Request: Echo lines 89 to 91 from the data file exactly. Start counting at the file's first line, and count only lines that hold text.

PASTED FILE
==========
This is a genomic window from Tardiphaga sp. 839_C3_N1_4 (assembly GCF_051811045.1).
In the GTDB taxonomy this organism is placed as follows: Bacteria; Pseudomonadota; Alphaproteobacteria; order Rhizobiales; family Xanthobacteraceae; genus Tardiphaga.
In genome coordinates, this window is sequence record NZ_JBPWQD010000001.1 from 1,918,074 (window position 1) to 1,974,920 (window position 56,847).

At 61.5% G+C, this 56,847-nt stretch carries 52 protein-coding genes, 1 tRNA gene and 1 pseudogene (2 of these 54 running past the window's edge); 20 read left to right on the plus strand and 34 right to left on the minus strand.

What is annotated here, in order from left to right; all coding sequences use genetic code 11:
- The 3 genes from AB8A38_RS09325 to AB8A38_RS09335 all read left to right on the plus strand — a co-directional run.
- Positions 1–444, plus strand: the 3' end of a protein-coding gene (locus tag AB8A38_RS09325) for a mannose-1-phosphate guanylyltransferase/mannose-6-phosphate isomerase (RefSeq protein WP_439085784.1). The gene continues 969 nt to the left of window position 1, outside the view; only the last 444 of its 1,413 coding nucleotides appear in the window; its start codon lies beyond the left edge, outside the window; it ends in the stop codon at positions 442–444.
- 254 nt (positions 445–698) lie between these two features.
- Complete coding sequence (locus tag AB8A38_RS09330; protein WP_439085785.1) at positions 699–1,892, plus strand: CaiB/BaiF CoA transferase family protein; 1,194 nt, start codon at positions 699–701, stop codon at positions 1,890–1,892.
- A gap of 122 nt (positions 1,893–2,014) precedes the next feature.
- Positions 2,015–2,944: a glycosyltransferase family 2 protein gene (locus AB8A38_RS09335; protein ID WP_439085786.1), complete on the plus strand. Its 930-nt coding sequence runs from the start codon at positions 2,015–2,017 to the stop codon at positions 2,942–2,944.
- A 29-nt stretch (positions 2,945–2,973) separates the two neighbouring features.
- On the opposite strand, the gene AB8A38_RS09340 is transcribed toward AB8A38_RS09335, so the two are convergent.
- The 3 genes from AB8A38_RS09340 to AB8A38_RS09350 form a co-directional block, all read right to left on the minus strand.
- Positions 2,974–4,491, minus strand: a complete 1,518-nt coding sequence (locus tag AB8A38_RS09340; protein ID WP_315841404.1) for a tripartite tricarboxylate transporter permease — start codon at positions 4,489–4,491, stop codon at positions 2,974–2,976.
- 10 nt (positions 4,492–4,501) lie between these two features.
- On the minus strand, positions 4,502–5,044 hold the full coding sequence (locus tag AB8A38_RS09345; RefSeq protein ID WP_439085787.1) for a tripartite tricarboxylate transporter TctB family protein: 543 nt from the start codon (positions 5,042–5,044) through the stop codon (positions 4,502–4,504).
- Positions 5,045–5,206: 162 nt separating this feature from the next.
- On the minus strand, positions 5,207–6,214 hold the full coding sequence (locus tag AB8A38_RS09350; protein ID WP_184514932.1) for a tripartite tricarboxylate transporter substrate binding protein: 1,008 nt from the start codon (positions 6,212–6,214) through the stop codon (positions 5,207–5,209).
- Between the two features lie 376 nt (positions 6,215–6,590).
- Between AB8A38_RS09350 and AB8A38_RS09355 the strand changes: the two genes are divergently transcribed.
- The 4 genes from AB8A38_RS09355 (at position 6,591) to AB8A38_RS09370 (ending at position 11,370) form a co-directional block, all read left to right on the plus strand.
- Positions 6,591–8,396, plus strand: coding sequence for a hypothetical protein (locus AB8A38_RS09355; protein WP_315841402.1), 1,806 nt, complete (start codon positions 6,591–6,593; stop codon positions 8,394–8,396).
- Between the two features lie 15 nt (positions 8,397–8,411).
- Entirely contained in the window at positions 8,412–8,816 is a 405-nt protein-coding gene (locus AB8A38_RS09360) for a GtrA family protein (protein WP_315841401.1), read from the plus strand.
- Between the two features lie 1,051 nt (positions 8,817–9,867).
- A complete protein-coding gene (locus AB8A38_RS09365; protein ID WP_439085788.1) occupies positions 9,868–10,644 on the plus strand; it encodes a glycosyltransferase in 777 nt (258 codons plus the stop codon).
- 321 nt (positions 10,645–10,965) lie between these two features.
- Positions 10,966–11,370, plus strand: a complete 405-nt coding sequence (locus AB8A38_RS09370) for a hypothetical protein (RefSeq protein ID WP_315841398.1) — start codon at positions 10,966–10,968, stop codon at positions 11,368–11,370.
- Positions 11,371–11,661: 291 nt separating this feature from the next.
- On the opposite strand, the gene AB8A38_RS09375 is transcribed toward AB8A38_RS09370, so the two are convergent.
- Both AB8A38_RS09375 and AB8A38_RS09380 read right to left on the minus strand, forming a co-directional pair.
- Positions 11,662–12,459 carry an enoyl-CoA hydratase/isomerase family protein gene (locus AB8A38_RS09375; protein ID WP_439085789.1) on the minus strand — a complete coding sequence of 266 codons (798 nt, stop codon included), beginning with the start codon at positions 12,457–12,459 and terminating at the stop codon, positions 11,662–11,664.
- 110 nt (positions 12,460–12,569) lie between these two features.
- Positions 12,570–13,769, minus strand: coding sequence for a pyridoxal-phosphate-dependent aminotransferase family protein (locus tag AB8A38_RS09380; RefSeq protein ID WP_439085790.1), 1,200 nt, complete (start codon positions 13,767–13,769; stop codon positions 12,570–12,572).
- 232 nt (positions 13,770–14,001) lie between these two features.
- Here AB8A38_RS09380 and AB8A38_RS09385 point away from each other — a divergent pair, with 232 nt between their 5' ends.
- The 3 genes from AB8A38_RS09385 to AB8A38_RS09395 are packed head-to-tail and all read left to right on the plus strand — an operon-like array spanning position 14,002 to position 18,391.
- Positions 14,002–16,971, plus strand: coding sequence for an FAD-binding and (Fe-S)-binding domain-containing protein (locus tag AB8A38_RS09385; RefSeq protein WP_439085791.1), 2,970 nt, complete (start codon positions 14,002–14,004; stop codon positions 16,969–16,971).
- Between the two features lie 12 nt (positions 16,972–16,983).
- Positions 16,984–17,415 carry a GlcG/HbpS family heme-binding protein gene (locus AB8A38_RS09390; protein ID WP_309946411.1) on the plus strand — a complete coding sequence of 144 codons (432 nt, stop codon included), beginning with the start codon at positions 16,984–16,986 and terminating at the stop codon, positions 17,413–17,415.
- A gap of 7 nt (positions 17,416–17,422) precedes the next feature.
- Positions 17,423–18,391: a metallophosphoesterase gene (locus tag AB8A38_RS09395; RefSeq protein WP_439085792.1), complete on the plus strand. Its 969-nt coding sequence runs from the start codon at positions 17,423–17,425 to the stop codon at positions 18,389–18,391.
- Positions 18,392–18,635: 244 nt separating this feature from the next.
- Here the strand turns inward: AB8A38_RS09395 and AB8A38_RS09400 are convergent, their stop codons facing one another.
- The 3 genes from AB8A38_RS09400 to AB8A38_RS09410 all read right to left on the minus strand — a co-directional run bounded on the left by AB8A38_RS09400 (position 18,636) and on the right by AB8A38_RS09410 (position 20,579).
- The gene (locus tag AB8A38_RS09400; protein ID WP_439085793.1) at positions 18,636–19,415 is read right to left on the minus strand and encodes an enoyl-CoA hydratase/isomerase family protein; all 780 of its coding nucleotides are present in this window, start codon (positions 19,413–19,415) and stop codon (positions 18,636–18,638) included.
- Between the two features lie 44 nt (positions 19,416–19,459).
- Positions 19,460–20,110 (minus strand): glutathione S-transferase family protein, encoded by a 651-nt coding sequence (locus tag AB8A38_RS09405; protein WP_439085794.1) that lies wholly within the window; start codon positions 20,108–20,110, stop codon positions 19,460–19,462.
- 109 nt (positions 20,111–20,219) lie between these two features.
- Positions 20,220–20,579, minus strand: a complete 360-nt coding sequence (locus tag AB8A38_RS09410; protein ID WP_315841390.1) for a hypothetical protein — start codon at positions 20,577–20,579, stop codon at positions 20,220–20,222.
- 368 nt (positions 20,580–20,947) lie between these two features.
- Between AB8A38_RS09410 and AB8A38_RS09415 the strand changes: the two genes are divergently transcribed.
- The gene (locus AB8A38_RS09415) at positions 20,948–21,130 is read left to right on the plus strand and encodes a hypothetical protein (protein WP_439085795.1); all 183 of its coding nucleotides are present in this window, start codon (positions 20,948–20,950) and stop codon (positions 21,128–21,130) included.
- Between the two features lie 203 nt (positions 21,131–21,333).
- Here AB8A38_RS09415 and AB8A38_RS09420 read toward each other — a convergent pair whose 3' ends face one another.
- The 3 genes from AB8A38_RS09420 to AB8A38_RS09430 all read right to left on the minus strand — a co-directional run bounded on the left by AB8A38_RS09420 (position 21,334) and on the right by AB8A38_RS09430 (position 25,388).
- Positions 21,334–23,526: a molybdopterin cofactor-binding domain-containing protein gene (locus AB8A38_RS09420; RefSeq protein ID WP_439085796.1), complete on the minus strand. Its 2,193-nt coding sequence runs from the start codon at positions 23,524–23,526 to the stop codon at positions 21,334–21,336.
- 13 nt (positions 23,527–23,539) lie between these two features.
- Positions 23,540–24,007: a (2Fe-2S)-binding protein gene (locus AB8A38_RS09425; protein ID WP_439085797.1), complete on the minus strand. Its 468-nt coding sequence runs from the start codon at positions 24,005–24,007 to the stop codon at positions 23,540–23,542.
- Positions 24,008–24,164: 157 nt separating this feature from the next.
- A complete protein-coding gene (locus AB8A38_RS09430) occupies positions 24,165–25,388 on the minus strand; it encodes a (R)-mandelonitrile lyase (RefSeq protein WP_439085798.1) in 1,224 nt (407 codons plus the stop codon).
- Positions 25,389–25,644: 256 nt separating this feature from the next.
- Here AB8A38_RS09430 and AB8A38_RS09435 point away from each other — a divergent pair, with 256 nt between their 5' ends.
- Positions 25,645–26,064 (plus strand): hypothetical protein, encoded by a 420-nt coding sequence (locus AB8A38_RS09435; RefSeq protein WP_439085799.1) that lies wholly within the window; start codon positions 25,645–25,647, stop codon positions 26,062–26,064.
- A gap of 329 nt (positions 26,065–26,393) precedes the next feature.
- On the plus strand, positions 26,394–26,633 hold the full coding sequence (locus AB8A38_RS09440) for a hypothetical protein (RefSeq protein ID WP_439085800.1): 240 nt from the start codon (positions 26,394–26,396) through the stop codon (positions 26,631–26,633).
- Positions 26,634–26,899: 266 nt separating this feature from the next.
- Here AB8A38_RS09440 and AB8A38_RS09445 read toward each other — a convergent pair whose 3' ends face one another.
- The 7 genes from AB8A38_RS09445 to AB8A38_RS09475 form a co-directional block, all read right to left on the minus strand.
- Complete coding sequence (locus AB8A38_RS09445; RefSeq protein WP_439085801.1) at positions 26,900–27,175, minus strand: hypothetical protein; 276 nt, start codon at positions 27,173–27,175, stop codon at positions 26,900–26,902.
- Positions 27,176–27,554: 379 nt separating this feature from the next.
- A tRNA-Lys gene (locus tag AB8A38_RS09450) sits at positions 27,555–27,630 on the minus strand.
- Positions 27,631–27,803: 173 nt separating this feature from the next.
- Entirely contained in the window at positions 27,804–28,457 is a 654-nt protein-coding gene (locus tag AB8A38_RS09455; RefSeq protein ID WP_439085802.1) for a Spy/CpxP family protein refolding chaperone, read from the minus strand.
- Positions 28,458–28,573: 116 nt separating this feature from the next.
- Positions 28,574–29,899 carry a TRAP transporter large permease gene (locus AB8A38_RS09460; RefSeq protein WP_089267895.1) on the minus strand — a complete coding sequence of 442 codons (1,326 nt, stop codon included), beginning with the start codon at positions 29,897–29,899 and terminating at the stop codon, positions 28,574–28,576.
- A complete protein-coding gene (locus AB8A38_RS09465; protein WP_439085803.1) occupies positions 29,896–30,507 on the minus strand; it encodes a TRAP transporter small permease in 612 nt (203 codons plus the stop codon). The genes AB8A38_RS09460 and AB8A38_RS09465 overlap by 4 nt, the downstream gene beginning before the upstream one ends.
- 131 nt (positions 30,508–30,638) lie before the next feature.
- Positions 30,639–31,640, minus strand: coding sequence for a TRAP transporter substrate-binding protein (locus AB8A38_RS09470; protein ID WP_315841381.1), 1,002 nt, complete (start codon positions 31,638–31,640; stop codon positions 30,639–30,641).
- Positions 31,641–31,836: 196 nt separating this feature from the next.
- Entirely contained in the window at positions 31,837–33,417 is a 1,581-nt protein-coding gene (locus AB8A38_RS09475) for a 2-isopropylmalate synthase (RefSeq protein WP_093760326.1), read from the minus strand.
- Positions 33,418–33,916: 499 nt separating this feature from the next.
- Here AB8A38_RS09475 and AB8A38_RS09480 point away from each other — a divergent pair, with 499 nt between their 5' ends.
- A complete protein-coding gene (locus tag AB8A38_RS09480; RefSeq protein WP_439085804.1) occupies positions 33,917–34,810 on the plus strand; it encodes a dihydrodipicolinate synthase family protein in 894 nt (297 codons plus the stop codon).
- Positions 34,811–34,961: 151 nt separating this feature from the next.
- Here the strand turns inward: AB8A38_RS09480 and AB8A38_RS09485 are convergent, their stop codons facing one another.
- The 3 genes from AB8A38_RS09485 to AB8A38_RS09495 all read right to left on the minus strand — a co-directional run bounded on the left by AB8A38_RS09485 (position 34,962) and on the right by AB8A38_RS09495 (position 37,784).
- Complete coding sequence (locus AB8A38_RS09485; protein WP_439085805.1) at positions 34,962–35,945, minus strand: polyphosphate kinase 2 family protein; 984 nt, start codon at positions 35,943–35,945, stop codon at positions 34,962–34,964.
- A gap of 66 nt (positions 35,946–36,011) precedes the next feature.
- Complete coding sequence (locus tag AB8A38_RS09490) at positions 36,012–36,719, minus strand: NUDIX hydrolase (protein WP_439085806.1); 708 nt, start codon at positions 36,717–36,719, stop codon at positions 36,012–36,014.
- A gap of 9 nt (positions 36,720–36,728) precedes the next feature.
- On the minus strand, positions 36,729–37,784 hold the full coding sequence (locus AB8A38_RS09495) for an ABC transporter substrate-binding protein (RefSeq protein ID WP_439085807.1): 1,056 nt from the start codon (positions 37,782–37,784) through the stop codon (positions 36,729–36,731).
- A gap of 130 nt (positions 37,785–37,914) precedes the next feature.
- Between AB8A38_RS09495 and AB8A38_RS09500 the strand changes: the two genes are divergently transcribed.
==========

- Complete coding sequence (locus AB8A38_RS09485; protein WP_439085805.1) at positions 34,962–35,945, minus strand: polyphosphate kinase 2 family protein; 984 nt, start codon at positions 35,943–35,945, stop codon at positions 34,962–34,964.
- A gap of 66 nt (positions 35,946–36,011) precedes the next feature.
- Complete coding sequence (locus tag AB8A38_RS09490) at positions 36,012–36,719, minus strand: NUDIX hydrolase (protein WP_439085806.1); 708 nt, start codon at positions 36,717–36,719, stop codon at positions 36,012–36,014.